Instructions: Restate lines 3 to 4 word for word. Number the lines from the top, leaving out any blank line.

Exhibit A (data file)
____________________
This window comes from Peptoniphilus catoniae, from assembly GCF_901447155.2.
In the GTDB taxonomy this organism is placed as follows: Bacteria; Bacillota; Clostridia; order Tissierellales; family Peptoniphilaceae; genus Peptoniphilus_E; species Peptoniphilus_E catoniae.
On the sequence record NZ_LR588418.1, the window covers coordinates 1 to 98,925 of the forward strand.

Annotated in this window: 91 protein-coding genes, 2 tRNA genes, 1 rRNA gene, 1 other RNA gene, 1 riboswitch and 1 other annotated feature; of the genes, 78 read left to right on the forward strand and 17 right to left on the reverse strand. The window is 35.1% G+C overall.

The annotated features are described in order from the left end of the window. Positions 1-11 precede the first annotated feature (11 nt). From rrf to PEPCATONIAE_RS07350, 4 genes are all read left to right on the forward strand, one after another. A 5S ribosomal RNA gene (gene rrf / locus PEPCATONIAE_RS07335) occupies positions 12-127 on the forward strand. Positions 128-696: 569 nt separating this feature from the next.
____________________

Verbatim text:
On the sequence record NZ_LR588418.1, the window covers coordinates 1 to 98,925 of the forward strand.

Annotated in this window: 91 protein-coding genes, 2 tRNA genes, 1 rRNA gene, 1 other RNA gene, 1 riboswitch and 1 other annotated feature; of the genes, 78 read left to right on the forward strand and 17 right to left on the reverse strand. The window is 35.1% G+C overall.